Observations on the Popular Antiquities of Great Britain: Chiefly Illustrating the Origin of Our Vulgar and Provincial Customs, Ceremonies, and Superstitions, Volume 3


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Pagina 303 - Himself best knows : but strangely-visited people, All swoln and ulcerous, pitiful to the eye, The mere despair of surgery, he cures ; Hanging a golden stamp about their necks, Put on with holy prayers : and, 'tis spoken, To the succeeding royalty he leaves The healing benediction.
Pagina 179 - If I beheld the sun when it shined, Or the moon walking in brightness ; And my heart hath been secretly enticed, Or my mouth hath kissed my hand : This also were an iniquity to be punished by the judge : For I should have denied the God that is above.
Pagina 73 - I could a tale unfold, whose lightest word Would harrow up thy soul ; freeze thy young blood ; Make thy two eyes, like stars, start from...
Pagina 292 - Into the body of the tree a deep hole was bored with an auger, and a poor devoted shrew-mouse was thrust in alive, and plugged in, no doubt, with several quaint incantations long since forgotten. As the ceremonies necessary for such a consecration are no longer understood, all succession is at an end, and no such tree is known to subsist in the manor, or hundred. As to that on the Plestor "The late Vicar stubb'd and burnt it...
Pagina 242 - O' th' compass in their bones and joints, Can by their pangs and aches find All turns and changes of the wind, And better than by Napier's bones Feel in their own the age of moons...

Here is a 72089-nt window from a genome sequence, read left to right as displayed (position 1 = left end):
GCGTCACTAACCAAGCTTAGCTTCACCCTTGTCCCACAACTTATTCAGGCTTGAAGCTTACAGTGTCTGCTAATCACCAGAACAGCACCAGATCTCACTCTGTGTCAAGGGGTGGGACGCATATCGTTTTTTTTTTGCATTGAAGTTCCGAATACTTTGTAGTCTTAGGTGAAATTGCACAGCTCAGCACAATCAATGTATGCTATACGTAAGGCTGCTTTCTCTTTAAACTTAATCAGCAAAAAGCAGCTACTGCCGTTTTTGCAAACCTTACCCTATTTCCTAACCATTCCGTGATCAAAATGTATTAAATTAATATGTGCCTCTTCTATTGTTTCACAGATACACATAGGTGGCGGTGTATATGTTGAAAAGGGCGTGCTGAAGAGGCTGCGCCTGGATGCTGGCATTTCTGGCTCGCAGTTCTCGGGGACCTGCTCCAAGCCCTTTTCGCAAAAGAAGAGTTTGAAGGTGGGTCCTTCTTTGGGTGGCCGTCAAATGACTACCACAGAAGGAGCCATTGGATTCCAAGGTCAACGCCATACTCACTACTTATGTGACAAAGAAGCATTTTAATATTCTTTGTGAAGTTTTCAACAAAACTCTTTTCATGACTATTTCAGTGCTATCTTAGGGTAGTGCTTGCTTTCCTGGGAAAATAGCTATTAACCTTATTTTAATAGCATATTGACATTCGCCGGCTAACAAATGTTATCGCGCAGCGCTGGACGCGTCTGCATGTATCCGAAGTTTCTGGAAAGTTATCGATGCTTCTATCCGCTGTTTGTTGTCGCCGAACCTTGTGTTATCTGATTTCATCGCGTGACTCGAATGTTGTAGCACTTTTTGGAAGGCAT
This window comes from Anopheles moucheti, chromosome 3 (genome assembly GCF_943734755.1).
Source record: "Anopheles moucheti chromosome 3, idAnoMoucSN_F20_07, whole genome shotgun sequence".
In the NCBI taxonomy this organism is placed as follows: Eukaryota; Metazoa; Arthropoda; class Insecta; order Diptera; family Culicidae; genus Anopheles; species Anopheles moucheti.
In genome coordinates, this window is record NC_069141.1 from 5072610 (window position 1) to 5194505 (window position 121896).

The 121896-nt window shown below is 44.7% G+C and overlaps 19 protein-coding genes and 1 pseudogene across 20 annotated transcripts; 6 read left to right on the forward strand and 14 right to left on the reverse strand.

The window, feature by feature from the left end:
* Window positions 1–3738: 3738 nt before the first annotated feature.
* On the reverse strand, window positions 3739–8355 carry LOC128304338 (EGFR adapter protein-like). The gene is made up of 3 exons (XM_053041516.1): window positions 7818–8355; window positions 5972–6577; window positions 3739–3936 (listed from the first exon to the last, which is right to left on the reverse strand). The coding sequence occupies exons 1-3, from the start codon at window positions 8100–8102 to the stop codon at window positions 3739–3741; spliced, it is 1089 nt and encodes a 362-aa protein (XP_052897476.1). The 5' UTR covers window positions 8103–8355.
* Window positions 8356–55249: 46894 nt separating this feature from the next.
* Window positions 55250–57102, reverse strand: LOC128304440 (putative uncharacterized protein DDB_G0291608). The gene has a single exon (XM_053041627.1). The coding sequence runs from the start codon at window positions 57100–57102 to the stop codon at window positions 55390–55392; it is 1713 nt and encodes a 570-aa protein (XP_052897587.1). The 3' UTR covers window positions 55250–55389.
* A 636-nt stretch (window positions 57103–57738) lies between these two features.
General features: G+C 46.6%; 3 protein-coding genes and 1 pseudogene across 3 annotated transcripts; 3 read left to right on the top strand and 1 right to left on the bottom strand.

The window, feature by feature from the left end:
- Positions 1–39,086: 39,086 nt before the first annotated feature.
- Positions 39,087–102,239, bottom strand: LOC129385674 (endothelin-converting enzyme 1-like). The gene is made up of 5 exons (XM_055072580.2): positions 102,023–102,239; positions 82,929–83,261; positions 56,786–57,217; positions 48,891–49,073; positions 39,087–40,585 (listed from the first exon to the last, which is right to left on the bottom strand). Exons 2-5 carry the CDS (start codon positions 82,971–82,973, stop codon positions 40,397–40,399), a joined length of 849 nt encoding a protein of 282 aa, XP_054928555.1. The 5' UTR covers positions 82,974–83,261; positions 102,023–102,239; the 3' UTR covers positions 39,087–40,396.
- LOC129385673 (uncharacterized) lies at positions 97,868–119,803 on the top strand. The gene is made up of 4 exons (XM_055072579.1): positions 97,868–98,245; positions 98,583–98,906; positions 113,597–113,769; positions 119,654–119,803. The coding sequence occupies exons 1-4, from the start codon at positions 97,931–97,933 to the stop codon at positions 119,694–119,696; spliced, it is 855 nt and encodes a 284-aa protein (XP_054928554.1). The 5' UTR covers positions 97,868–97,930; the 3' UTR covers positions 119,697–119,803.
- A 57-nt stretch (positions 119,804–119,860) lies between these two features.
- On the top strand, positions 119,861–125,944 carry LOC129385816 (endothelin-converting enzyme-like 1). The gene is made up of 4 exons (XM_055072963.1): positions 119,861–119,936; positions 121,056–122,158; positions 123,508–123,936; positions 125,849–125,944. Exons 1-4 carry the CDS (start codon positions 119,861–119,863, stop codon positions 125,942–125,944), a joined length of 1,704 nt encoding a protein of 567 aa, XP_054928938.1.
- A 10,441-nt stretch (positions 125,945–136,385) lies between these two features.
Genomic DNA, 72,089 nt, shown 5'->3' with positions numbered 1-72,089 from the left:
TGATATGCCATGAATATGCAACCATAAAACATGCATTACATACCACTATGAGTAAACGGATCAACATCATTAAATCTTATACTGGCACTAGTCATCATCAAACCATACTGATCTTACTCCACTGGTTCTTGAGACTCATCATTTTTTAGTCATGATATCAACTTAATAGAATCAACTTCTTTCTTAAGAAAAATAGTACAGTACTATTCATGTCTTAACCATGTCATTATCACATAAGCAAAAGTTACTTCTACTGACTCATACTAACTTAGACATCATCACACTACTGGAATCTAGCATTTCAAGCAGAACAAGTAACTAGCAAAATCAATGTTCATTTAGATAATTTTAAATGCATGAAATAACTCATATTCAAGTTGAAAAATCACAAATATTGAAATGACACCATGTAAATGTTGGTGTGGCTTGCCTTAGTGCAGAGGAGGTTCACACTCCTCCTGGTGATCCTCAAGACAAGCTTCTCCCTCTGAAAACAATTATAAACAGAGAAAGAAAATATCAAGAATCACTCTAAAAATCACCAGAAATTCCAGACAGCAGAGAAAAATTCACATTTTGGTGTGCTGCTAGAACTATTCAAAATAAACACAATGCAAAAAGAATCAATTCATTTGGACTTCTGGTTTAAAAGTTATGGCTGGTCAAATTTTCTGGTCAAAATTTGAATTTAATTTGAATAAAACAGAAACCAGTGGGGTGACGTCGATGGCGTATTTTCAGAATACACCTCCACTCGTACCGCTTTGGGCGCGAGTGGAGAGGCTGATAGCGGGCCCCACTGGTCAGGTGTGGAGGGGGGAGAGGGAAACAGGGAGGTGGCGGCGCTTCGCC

Pagina 153 - How sweet the moonlight sleeps upon this bank ! Here will we sit and let the sounds of music Creep in our ears; soft stillness and the night Become the touches of sweet harmony. Sit, Jessica. Look how the floor of heaven Is thick inlaid with patines of bright gold.
Pagina 113 - Alas! you know the cause too well, The salt is spilt, to me it fell. Then, to contribute to my loss, My knife and fork were laid across, On friday too! the day I dread! Would I were safe at home in bed! Last night (I vow to Heav'n 'tis true) Bounce from the fire a coffin flew. Next post some fatal news shall tell. God send my Cornish friends be well...
Pagina 106 - If so, my friend, pray let her take A second turn into the lake, And, rather than your patience lose, Thrice and again repeat the dose. No brawling wives, no furious wenches, No fire so hot, but water quenches.
Pagina 183 - Nor less amus'd have I, quiescent, watch'd The sooty films that play upon the bars, Pendulous, and foreboding, in the view Of superstition, prophesying still, Though still deceiv'd, some stranger's near approach.
Pagina 94 - But, if ever the duke return, (as our prayers are he may,) let me desire you to 1 clack-dish:} The beggars, two or three centuries ago, used to proclaim their want by a wooden dish with a moveable cover, which they clacked, to show that their vessel was empty.

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